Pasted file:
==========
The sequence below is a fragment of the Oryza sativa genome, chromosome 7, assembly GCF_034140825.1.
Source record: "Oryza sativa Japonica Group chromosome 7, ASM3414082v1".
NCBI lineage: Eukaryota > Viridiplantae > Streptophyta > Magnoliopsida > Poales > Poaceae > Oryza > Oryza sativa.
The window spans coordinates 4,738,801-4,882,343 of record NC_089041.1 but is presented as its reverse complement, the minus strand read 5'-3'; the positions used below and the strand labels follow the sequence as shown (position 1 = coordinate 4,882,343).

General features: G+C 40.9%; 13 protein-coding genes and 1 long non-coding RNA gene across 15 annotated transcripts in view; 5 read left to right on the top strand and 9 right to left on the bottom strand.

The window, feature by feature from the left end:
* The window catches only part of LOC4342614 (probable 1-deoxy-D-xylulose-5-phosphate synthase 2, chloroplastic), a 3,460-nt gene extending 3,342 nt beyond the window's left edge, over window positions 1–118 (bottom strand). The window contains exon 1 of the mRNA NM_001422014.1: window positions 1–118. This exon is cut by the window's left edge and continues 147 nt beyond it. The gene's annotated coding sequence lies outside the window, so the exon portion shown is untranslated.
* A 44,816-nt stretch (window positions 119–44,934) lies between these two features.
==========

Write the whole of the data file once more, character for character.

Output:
The sequence below is a fragment of the Oryza sativa genome, chromosome 7, assembly GCF_034140825.1.
Source record: "Oryza sativa Japonica Group chromosome 7, ASM3414082v1".
NCBI lineage: Eukaryota > Viridiplantae > Streptophyta > Magnoliopsida > Poales > Poaceae > Oryza > Oryza sativa.
The window spans coordinates 4,738,801-4,882,343 of record NC_089041.1 but is presented as its reverse complement, the minus strand read 5'-3'; the positions used below and the strand labels follow the sequence as shown (position 1 = coordinate 4,882,343).

General features: G+C 40.9%; 13 protein-coding genes and 1 long non-coding RNA gene across 15 annotated transcripts in view; 5 read left to right on the top strand and 9 right to left on the bottom strand.

The window, feature by feature from the left end:
* The window catches only part of LOC4342614 (probable 1-deoxy-D-xylulose-5-phosphate synthase 2, chloroplastic), a 3,460-nt gene extending 3,342 nt beyond the window's left edge, over window positions 1–118 (bottom strand). The window contains exon 1 of the mRNA NM_001422014.1: window positions 1–118. This exon is cut by the window's left edge and continues 147 nt beyond it. The gene's annotated coding sequence lies outside the window, so the exon portion shown is untranslated.
* A 44,816-nt stretch (window positions 119–44,934) lies between these two features.